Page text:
Growing up, Jemma felt very isolated by her condition, which could provoke cruel comments from other children, who would point and ask what was wrong with her red-raw skin
Mother of one says that she hopes her daughter Natalia (left with Jemma’s partner Joe) will be able to understand her condition as she gets older
Jemma, who is on another course of injections, this time of Benepali, which is working well, is now keen to talk about psoriasis, to take the stigma out of having it – especially for young people – and to make sufferers aware of effective treatments.
She said: ‘The nurse who came to show me how to do my injections – which I will be on indefinitely – suggested I should have an Instagram account all about psoriasis, because I’ve had it for such a long time. I agreed that my experiences could help others and so I started Psoriasis Mummy on Instagram.’
The name is particularly apt as Jemma is now a mother and she hopes, once she is old enough to read it properly, that it will help Natalia to understand what the red patches on her skin are.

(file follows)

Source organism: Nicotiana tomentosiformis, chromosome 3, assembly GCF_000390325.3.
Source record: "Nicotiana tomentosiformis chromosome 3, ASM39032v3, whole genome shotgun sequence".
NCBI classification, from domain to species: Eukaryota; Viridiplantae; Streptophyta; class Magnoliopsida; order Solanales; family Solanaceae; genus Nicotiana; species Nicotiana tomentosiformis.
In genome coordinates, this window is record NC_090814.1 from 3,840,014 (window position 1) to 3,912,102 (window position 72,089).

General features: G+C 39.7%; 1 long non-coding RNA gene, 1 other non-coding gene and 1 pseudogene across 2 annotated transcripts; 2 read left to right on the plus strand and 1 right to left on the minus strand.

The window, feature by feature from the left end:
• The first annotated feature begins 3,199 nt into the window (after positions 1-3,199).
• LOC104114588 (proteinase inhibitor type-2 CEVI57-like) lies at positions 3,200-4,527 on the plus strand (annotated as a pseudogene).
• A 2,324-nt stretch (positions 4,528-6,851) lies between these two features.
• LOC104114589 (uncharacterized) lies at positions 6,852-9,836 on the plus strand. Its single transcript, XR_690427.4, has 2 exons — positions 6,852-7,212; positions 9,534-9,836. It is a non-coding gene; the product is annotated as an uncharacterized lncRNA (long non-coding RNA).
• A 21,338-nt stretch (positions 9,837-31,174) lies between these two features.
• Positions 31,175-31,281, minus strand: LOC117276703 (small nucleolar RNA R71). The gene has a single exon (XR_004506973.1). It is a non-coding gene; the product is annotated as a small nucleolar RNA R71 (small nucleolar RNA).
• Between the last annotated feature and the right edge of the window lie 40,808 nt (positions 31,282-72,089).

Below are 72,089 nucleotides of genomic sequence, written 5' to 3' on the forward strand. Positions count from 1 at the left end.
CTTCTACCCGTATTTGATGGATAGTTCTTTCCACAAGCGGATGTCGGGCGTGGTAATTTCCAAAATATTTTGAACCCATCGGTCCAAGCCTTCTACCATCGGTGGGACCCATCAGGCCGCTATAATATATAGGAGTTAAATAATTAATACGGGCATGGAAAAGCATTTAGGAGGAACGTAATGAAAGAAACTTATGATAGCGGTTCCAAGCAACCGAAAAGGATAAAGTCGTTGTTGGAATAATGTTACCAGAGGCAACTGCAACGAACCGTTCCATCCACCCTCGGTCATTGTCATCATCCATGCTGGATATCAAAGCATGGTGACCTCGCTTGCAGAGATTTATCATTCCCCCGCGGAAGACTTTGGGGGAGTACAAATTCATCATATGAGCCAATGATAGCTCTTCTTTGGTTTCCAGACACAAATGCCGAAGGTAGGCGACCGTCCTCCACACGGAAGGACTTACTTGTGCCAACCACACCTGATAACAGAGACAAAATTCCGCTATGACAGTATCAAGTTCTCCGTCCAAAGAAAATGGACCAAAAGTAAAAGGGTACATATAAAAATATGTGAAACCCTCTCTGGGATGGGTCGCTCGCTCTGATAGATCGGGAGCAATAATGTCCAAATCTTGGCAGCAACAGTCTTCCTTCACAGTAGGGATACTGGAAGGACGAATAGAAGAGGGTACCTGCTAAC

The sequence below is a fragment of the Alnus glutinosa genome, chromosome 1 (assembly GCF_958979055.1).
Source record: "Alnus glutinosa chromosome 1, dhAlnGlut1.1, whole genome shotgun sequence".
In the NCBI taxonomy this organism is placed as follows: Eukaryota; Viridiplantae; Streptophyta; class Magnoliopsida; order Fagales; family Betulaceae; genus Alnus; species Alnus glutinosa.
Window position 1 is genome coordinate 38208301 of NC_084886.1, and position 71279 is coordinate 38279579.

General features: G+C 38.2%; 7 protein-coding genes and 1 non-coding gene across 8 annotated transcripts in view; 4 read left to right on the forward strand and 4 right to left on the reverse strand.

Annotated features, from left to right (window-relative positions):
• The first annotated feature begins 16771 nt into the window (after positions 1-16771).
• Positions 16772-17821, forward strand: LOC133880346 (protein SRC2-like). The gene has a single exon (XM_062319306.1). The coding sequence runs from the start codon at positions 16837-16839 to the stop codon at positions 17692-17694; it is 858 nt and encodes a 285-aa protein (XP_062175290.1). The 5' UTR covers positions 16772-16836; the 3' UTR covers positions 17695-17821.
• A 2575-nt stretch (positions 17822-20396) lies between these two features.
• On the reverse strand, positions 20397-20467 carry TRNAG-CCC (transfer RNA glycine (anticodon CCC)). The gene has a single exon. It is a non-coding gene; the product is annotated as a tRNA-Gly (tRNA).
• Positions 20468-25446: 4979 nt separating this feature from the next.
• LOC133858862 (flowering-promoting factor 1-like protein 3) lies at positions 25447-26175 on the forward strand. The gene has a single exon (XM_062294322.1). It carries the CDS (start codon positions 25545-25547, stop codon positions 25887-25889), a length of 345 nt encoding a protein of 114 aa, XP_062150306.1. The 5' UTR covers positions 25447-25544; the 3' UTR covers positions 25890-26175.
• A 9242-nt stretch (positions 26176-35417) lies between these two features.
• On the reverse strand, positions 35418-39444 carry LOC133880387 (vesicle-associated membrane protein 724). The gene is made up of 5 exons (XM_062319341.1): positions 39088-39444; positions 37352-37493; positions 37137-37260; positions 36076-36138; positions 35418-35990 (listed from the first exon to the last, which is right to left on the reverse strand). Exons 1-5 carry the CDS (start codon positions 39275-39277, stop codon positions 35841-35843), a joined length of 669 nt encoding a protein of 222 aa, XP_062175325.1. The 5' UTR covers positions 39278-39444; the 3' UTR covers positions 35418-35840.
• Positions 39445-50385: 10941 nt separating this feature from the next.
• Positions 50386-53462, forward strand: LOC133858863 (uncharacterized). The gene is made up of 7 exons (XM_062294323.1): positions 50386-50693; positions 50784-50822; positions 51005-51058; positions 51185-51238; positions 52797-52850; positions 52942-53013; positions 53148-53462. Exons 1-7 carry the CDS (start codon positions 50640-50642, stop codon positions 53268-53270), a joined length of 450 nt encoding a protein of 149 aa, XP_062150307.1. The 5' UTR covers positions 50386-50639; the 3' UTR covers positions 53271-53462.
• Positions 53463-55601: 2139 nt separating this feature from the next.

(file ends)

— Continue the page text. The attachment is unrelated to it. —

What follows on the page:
Jemma is now to talk about psoriasis, to take the stigma out of having it – especially for young people – and to make sufferers aware of effective treatments. Pictured: Jemma’s condition at its worse
Jemma (pictured) is on another course of injections, this time of Benepali, which is working well
Jemma added: ‘Natalia has started asking me why my skin is sore, especially those parts I have to ask her not to touch.
‘But was more difficult for her when she was younger and would jump on me not realising how much it hurt me.
‘Now, as she gets older, she will be able to go on Instagram and read all about what her mummy has wrong and how she is trying to fix it.’
Jemma is tracking her journey on Instagram at @psoriasis_mummy